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Adam Gase Fired: Jets to Begin 2021 Coaching Search

A horrible 2020 season ended for the New York Jets on Sunday with a 28-14 loss at the hands of the Patriots. However, there was also a light in the darkness of the team’s 14th loss in 16 regular-season games. Getting Adam Gase fired finally came to fruition, according to NFL Network’s Ian Rapoport.

How We Got Here

The former Miami Dolphins head coach signed with the Jets in the 2019 offseason. In 2016, he managed to earn a playoff berth with the Dolphins but has since never lived up to the expectations since. Last winter, he saved his job by winning six of his last eight games to climb to a 7-9 record. Despite the Jets have a lot of shortcomings on their roster, there was a serious sense of positivity both entering the offseason and after the draft. There was perhaps an illusion at that time that the Jets were capable of fighting for a postseason spot, but most saw the season ending with the headline “Adam Gase fired”.

This past 2020 NFL season posed no illusions. It was as ugly as it gets en route to a 2-14 record. It marked the weakest on-field performance by Gang Green since the franchise-worst 1-15 1996 season. By virtue of their upset victories over the LA Rams and Cleveland Browns, the Jets got away from the reputation of the worst team in NFL history. Moreover, they got rid of what could have been a burden in the first overall pick. Instead, the Jets are set to pick second overall – Joe Douglas could still make many mistakes here. However, the temptation to go down the wrong path is much smaller.

Nevertheless, 2-14 is a record that should provoke changes for any NFL club. Despite lacking depth at many positions, Gase was at the center of attention of a team that underperformed. Adam Gase being fired firing, alongside that of Gregg Williams, marks a new, fresh start that could transpire in many different ways.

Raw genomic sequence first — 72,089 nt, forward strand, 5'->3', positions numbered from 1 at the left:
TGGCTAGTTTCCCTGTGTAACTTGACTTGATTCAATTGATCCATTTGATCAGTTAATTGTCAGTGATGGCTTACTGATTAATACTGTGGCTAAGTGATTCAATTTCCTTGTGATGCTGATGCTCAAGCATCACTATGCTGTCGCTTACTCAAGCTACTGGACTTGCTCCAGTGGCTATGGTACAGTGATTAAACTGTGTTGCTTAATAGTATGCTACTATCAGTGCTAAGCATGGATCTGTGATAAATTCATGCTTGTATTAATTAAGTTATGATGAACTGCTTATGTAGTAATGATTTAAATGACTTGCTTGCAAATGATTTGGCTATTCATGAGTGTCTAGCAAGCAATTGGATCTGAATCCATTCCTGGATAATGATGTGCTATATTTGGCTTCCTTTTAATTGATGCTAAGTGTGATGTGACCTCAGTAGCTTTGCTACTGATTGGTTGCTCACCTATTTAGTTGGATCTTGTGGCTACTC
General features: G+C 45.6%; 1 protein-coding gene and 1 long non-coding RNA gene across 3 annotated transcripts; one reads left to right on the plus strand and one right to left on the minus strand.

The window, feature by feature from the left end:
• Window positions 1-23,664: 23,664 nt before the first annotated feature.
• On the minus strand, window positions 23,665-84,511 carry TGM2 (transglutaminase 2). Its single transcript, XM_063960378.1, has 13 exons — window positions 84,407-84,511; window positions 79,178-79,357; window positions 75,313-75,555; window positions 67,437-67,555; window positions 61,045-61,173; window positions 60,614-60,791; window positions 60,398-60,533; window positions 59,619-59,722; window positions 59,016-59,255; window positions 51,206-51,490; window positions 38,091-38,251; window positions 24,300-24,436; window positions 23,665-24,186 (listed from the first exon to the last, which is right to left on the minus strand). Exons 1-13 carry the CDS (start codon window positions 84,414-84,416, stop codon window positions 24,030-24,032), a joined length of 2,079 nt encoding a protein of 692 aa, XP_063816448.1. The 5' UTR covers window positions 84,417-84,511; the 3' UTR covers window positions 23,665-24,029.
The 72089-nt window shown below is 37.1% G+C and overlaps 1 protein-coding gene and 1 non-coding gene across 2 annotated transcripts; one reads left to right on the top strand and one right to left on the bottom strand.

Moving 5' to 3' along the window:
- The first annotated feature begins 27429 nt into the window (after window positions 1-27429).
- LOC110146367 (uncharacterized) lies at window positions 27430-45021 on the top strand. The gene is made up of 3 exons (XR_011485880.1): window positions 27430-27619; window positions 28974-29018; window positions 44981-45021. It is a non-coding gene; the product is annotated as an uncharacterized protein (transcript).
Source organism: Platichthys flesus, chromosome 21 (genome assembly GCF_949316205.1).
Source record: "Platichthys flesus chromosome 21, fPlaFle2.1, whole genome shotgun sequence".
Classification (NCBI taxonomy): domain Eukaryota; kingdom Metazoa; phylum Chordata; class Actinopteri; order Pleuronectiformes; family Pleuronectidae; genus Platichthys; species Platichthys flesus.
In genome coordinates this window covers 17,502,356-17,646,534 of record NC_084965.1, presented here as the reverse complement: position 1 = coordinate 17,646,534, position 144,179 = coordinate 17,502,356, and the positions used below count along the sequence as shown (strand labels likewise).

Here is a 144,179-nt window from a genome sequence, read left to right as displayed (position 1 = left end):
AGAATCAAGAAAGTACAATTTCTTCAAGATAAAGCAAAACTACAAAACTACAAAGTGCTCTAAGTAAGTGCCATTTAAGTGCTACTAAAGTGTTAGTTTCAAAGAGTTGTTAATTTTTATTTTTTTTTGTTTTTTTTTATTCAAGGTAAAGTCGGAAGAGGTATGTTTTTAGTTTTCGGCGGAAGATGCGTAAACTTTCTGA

Adam Gase Fired: What Went Wrong?

Adam Gase had very little to work with heading into the 2020 NFL season. Still, he made sure he not only didn’t use his set of players efficiently but also completely underperformed. Both his playcalling and his play selection distribution were beyond awful. His ability as a play-caller got him the job and it is ironic that play calling probably got Adam Gase fired, as well.

For instance, the Jets had by far the least productive passing offense in the league. New York finished second in fewest yards per game through the air with 174.8. They were only 31st because the Ravens throw the ball less than any other team in the NFL.

The overall lack of productivity and inefficiency (58.9% completion percentage) would usually call for the use of the ground game more often. For the better part of the campaign, the running game was fairly solid. As of Week 12, the unit was averaging 4.4 yards per carry. That is despite Frank Gore‘s struggles and the inability to find a reliable running back.

Even though their 4.1 figure that matters at the end of the season might be near the bottom of the league, it is still much more stable than the passing group. That unit averaged 5.2 yards per pass attempt, which is not only unimpressive but also 31st in the NFL.

At the end of the season, the play selection is 55:45 in favor of the pass. Given the lack of productivity and efficiency/accuracy, not giving more opportunities to the run really seems like the most crucial “crime” committed by Adam Gase during his last season as a head coach for the Jets.

Here is a detailed explanation of how shifting some of the focus to the run would have fixed the problem, and from our article on the Gregg Williams firing (written after Week 12 loss vs Raiders):